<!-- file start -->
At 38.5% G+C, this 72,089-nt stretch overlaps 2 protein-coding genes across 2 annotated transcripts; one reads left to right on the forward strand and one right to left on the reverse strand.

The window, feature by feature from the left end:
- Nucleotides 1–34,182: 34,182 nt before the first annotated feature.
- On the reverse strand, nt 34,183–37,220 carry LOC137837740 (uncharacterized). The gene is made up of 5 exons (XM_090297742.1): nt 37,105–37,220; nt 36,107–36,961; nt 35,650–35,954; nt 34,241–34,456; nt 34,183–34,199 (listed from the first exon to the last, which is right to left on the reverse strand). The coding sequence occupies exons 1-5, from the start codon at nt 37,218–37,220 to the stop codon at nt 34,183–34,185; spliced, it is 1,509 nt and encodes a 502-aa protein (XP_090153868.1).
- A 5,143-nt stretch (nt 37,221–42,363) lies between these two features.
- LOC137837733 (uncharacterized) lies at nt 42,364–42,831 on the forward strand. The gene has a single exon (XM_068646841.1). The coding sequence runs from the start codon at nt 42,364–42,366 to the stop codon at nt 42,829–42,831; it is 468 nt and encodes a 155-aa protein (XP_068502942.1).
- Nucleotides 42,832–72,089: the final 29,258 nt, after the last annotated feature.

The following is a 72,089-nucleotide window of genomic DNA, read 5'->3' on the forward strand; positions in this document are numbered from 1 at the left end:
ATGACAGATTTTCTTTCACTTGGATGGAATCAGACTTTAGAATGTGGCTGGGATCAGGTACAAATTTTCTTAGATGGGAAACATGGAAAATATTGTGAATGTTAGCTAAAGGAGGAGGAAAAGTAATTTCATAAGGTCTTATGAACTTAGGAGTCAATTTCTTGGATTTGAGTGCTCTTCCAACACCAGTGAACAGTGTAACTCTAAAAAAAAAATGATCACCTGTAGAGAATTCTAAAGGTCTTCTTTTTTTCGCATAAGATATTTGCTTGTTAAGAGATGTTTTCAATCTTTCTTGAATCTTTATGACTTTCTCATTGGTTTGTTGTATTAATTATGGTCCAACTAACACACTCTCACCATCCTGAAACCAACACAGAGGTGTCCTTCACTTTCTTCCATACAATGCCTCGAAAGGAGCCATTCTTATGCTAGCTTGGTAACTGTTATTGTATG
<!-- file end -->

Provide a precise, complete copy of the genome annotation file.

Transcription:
At 38.5% G+C, this 72,089-nt stretch overlaps 2 protein-coding genes across 2 annotated transcripts; one reads left to right on the forward strand and one right to left on the reverse strand.

The window, feature by feature from the left end:
- Nucleotides 1–34,182: 34,182 nt before the first annotated feature.
- On the reverse strand, nt 34,183–37,220 carry LOC137837740 (uncharacterized). The gene is made up of 5 exons (XM_090297742.1): nt 37,105–37,220; nt 36,107–36,961; nt 35,650–35,954; nt 34,241–34,456; nt 34,183–34,199 (listed from the first exon to the last, which is right to left on the reverse strand). The coding sequence occupies exons 1-5, from the start codon at nt 37,218–37,220 to the stop codon at nt 34,183–34,185; spliced, it is 1,509 nt and encodes a 502-aa protein (XP_090153868.1).
- A 5,143-nt stretch (nt 37,221–42,363) lies between these two features.
- LOC137837733 (uncharacterized) lies at nt 42,364–42,831 on the forward strand. The gene has a single exon (XM_068646841.1). The coding sequence runs from the start codon at nt 42,364–42,366 to the stop codon at nt 42,829–42,831; it is 468 nt and encodes a 155-aa protein (XP_068502942.1).
- Nucleotides 42,832–72,089: the final 29,258 nt, after the last annotated feature.

The following is a 72,089-nucleotide window of genomic DNA, read 5'->3' on the forward strand; positions in this document are numbered from 1 at the left end:
ATGACAGATTTTCTTTCACTTGGATGGAATCAGACTTTAGAATGTGGCTGGGATCAGGTACAAATTTTCTTAGATGGGAAACATGGAAAATATTGTGAATGTTAGCTAAAGGAGGAGGAAAAGTAATTTCATAAGGTCTTATGAACTTAGGAGTCAATTTCTTGGATTTGAGTGCTCTTCCAACACCAGTGAACAGTGTAACTCTAAAAAAAAAATGATCACCTGTAGAGAATTCTAAAGGTCTTCTTTTTTTCGCATAAGATATTTGCTTGTTAAGAGATGTTTTCAATCTTTCTTGAATCTTTATGACTTTCTCATTGGTTTGTTGTATTAATTATGGTCCAACTAACACACTCTCACCATCCTGAAACCAACACAGAGGTGTCCTTCACTTTCTTCCATACAATGCCTCGAAAGGAGCCATTCTTATGCTAGCTTGGTAACTGTTATTGTATG